Our Bloody Bible

HE history of the Bible is drenched in blood and reeks of burning flesh. It was written mostly by persecuted authors who often risked their lives penning God’s inspired message. But the bloodshed doesn’t end with the martyrdom of prophets and apostles. Those who possessed, copied, and translated God’s Word have often done so at the risk of life and livelihood.

The fifteenth and sixteenth centuries stand out for spectacular accomplishments in biblical translation. Last year the BBC covered three specific figures who invested their lives in translating God’s Word. The first individual they discuss is John Wycliffe whose legacy is carried on today by the translation organization named in his honor.

Wycliffe was a graduate and eventually a professor of Oxford University. He gave up the classroom for a church ministry, and in time challenged the authority of the Roman Catholic Church. He directed the translation of the Bible into English, and though he died of natural causes, in the century after his death his remains were dug up, burned, and cast in a river to put an exclamation point on the disapproval those in authority felt for his life and minsitry. He was retroactively labeled a heretic.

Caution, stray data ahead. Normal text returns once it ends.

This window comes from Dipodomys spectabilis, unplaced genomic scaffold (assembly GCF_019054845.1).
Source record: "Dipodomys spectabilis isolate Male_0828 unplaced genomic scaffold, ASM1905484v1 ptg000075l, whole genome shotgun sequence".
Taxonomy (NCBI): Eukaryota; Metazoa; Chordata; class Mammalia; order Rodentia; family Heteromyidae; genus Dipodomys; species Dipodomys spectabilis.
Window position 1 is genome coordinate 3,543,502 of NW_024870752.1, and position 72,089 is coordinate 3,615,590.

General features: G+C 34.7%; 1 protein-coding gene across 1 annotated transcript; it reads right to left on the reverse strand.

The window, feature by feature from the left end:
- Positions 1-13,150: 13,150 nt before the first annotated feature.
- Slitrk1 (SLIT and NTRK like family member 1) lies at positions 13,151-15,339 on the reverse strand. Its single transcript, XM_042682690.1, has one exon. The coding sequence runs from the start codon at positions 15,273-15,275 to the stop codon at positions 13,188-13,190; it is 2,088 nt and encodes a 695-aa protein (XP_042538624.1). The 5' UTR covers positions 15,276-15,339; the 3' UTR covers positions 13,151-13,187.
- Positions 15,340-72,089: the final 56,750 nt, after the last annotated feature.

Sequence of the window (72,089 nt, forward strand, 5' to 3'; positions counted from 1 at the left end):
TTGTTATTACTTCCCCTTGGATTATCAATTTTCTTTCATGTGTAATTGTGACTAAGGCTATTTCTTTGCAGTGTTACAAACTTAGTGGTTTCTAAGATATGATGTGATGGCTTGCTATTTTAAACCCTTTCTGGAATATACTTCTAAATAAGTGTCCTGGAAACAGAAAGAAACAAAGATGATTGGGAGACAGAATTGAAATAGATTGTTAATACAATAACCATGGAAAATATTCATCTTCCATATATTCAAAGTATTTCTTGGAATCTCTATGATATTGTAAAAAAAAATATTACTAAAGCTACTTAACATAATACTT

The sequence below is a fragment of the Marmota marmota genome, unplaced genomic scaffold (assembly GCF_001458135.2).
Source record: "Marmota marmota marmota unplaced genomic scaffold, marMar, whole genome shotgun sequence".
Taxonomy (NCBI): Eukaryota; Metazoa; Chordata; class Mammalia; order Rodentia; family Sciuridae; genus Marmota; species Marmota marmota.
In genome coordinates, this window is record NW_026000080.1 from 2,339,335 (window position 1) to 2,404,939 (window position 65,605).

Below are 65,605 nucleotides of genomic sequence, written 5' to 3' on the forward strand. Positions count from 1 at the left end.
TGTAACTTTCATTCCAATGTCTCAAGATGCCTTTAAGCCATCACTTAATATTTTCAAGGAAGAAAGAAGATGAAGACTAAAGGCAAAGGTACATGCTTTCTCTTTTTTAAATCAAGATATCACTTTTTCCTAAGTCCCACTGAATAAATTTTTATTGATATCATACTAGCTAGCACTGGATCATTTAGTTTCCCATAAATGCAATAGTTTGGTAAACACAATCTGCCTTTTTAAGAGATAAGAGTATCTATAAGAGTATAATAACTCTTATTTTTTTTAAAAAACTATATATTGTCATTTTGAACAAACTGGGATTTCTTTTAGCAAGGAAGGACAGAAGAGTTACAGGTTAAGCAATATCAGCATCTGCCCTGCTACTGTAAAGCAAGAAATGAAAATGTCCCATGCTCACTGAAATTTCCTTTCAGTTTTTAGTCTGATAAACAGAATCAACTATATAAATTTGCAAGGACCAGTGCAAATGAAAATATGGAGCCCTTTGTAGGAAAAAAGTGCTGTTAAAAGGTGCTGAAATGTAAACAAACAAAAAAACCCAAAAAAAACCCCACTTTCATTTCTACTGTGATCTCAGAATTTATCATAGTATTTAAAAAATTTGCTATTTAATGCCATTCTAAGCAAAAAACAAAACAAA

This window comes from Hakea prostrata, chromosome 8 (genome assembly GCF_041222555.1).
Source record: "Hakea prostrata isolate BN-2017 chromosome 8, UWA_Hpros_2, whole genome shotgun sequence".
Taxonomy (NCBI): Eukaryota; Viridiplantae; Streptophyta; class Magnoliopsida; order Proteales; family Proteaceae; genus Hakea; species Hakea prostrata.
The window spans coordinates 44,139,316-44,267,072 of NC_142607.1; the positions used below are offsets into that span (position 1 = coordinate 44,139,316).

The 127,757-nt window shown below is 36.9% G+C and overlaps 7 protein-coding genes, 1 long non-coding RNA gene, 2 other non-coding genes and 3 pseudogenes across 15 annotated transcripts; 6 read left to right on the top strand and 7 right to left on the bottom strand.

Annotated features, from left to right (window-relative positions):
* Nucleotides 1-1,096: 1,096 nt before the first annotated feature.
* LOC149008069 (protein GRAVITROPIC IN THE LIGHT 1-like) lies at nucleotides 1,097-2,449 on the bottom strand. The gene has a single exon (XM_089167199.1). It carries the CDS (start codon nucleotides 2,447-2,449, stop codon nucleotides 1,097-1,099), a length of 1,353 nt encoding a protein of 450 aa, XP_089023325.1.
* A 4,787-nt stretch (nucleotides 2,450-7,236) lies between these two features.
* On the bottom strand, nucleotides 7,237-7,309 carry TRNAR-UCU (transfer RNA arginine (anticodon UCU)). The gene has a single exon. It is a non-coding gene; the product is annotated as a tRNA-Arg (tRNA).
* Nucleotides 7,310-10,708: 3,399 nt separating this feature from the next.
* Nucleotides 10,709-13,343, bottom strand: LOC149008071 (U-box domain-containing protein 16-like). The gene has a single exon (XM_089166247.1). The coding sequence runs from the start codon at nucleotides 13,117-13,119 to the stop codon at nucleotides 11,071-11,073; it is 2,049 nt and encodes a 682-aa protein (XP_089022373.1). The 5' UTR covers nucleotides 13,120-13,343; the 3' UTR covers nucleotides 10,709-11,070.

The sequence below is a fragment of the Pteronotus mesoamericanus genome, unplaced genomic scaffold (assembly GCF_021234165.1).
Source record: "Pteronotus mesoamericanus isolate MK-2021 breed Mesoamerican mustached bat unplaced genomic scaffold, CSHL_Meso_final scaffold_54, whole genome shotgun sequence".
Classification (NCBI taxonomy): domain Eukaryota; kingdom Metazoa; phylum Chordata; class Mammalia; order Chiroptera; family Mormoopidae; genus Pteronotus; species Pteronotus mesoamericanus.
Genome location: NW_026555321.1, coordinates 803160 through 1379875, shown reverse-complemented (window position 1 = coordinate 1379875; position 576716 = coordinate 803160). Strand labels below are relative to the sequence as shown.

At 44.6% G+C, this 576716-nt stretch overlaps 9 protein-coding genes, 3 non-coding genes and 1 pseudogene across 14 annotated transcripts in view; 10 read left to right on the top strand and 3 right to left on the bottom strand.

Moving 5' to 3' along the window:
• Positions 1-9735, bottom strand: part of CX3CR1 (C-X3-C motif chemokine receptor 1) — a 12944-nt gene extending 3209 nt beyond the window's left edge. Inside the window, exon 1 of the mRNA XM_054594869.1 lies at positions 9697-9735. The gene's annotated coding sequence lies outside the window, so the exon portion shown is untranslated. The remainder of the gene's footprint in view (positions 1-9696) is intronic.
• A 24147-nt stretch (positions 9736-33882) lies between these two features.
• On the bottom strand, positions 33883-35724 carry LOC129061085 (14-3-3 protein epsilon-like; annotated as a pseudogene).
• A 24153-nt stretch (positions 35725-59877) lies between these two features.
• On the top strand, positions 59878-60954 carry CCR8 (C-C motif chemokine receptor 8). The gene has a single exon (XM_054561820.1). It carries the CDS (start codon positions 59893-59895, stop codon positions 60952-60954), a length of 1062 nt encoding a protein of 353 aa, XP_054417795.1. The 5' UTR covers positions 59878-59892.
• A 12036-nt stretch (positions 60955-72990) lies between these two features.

Wycliffe inspired the young pastor Jan Hus, who led a congregation in Prague. Like Wycliffee, Hus wanted the people to be able to read God’s Word in their own language and thus recruited a team to translate the Bible into the Czech language. In 1416 they were able to give the people a Prague a Bible they could read. As you might imagine, that mean Hus had to die.

His trial was something like a Vegas act. There was glitz, glamor, and prostitutes for all the religious leaders and onlookers convening in Constance (present day Germany). It’s thought his conviction must have seemed anticlimatic amidst all the partying. He was slaughtered and burned at the stake, a price he was willing to pay to get the Scriptures into the hands of normal folk like you and me.

The next centruy witnessed one of the better known Bible translators, William Tyndale. Tyndale possessed the inocorigible conviction that the people of England should be able to read the Bible in their own language, which required a new translation built upon the shoulders of John Wycliffe. To do so, he moved to Germany where Luther had successfully tranlsated the Scriptures (video depiction of Luther on trial below) in hopes he would be free to set about his task.

Tyndale couldn’t seem to find a safe place, as he was regularly smuggling unfinished publications moments before printing houses were raided. In time he successfully completed a new English translation that would be illegally distributed back in England.

On an evening in the middle of the sixteenth century, Tyndale was invited who to dinner by a friend who conspired against him and handed him over to authorities who rewarded his translation work by tying him up and burning him alive. This is but a short introduction to the blood stained trail of biblical translation leading to what you hold in your hands everytime you open God’s Word.